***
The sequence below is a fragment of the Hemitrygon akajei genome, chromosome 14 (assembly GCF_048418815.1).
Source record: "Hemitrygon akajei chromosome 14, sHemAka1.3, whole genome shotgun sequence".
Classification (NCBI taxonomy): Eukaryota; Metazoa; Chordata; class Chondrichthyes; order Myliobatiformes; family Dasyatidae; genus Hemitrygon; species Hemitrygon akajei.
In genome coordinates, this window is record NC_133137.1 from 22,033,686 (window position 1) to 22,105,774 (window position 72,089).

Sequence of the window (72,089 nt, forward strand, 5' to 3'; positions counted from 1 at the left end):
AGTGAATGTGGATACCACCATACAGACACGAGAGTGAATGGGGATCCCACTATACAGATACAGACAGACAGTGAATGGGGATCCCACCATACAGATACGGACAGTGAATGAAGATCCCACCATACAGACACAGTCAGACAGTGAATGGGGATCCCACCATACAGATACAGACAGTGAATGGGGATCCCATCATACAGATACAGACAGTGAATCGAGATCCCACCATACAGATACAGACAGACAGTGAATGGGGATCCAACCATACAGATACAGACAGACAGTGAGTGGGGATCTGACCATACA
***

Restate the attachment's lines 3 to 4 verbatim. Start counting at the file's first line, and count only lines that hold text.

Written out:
Classification (NCBI taxonomy): Eukaryota; Metazoa; Chordata; class Chondrichthyes; order Myliobatiformes; family Dasyatidae; genus Hemitrygon; species Hemitrygon akajei.
In genome coordinates, this window is record NC_133137.1 from 22,033,686 (window position 1) to 22,105,774 (window position 72,089).